Third quarter contraction may be smaller than forecast, says NITI Aayog Vice Chairman

Commenting on the much anticipated stimulus, Kumar said the next stimulus should focus on short gestation infrastructure projects as it has strong multiplier effects and can sustain growth. “There are enough productivity enhancing expenditures whi...

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Niti Aayog vice chairman Rajiv Kumar said that Indian economy might end up with a lower contraction in current fiscal than projected by various organisations while suggesting that the next stimulus should focus on infrastructure.

“I think this third quarter we will see smaller contractions than had been forecast and the fourth quarter could well be a wash if not a small positive,” he said while speaking at the virtual 7th National Forum 22020 of the Public Affair Forum of India on Thursday.

“So if that is true then I think we might end up with a contraction, which is lower but nonetheless contraction itself is a very unprecedented thing,” he said. Kumar is upbeat about the economic recovery in August and September which he said has been broad based, quite smart and sharper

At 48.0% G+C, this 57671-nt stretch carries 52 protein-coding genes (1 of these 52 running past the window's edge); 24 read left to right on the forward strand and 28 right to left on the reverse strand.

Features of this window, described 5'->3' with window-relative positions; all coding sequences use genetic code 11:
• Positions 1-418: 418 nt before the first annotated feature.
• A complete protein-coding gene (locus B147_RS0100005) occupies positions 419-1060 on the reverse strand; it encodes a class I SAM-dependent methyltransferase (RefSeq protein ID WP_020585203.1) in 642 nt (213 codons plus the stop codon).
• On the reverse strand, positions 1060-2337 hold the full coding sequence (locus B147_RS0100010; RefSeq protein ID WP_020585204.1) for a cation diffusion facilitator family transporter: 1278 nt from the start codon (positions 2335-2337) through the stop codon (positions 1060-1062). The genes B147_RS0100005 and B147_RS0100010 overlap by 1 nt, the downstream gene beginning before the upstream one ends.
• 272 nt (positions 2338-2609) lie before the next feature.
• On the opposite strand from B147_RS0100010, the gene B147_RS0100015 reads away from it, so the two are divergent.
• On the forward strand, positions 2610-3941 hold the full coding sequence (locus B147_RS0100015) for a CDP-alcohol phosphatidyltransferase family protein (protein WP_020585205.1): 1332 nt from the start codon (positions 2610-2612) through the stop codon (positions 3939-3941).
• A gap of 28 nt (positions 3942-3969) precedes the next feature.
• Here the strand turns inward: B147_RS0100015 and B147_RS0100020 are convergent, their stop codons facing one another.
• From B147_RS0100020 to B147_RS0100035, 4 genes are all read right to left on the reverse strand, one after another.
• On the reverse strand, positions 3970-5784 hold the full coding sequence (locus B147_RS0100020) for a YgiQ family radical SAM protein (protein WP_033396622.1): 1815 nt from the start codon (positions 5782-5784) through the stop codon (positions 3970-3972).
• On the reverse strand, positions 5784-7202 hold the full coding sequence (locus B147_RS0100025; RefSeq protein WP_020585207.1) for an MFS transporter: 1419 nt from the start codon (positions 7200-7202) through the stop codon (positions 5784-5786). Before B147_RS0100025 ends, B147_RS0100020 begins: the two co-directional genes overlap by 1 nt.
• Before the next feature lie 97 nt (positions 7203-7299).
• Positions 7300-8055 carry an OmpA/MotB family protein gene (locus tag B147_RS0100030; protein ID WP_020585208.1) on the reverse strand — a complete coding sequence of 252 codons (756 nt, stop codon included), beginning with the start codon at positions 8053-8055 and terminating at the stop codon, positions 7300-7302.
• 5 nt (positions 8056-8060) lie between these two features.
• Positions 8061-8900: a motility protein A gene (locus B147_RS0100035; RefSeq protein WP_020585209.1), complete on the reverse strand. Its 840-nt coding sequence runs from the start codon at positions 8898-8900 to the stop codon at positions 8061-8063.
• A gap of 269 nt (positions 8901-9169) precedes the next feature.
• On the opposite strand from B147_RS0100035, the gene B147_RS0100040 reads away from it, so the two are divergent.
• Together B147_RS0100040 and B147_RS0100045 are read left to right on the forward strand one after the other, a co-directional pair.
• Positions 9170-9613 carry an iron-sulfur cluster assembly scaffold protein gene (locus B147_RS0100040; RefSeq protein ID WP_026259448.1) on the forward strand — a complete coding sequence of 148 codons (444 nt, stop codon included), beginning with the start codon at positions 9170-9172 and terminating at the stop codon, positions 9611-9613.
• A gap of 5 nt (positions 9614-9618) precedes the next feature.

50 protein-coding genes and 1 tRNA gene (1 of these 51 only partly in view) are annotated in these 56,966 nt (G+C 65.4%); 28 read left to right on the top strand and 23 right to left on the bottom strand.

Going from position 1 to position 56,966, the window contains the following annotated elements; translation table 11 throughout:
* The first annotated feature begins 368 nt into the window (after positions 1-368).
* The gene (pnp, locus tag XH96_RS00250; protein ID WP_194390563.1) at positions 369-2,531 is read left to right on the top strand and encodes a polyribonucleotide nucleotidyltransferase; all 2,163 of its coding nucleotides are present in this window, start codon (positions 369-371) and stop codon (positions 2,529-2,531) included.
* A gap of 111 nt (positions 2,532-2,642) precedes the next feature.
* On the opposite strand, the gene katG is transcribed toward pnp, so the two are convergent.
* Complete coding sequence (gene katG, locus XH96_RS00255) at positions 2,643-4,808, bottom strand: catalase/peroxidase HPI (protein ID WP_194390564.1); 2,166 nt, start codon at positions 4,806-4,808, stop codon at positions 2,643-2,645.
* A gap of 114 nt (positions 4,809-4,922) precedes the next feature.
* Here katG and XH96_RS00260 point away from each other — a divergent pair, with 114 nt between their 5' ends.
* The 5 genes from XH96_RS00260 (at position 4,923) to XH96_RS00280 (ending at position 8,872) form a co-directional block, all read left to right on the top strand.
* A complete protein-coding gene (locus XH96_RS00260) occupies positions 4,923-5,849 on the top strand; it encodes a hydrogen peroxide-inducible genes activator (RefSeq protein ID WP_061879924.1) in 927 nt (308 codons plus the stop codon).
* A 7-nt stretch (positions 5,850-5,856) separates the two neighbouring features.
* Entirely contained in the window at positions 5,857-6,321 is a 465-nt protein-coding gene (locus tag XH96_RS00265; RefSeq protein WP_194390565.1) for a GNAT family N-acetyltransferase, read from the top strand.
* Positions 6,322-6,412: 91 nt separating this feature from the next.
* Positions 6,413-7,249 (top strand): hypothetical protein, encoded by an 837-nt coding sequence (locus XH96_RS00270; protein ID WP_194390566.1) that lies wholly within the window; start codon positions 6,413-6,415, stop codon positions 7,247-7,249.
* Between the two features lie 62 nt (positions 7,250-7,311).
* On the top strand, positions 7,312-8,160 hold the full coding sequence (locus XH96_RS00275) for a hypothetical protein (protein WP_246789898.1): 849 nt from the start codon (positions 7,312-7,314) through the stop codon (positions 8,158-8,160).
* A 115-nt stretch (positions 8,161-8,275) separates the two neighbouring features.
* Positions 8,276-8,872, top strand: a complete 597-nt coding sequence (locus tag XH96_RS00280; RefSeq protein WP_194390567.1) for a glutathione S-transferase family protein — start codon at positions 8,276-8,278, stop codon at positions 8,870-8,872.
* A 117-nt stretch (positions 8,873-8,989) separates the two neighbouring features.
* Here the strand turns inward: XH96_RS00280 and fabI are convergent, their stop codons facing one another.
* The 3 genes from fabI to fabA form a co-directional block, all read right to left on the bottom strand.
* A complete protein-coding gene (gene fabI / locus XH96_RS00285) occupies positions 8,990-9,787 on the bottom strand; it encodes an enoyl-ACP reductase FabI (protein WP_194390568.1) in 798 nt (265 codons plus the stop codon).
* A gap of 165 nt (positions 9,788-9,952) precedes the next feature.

Commenting on the much anticipated stimulus, Kumar said the next stimulus should focus on short gestation infrastructure projects as it has strong multiplier effects and can sustain growth. “There are enough productivity enhancing expenditures which can be rolled out in a relatively short span,” he said.

The Reserve Bank of India has projected the Indian economy to contract 9.5% in the current fiscal while the International Monetary Fund (IMF) and World Bank estimates the contraction at 10.3% and 9.6%, respectively.

Echoing similar expectations, Uday Kotak, managing director of the Kotak Mahindra Bank said the focus of the government should be on infrastructure, healthcare, education and sustainability.
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Talking about the financial implication of providing a Covid vaccine, as and when it comes, Kumar said it is too premature to comment as a lot will depend on modalities on how we go about it.

Admitting that access to credit continues to be a weakness of India's financial sector, Kumar emphasised on the need for size, specialisation, competition and risk management capacity in the financial sector.

“There is a huge potential to mobilise the financial domestic savings. However, we need to improve the efficiency of our banking sector,” he said.

Kuamr is of the view that building trust between Centre and the states as well as with existing investors will be the key going forward for India. “80% of action has shifted to states. There is a need to shift trust building to states. Unless we do that we will not be able to take off to a level we aspire to,” he concluded.
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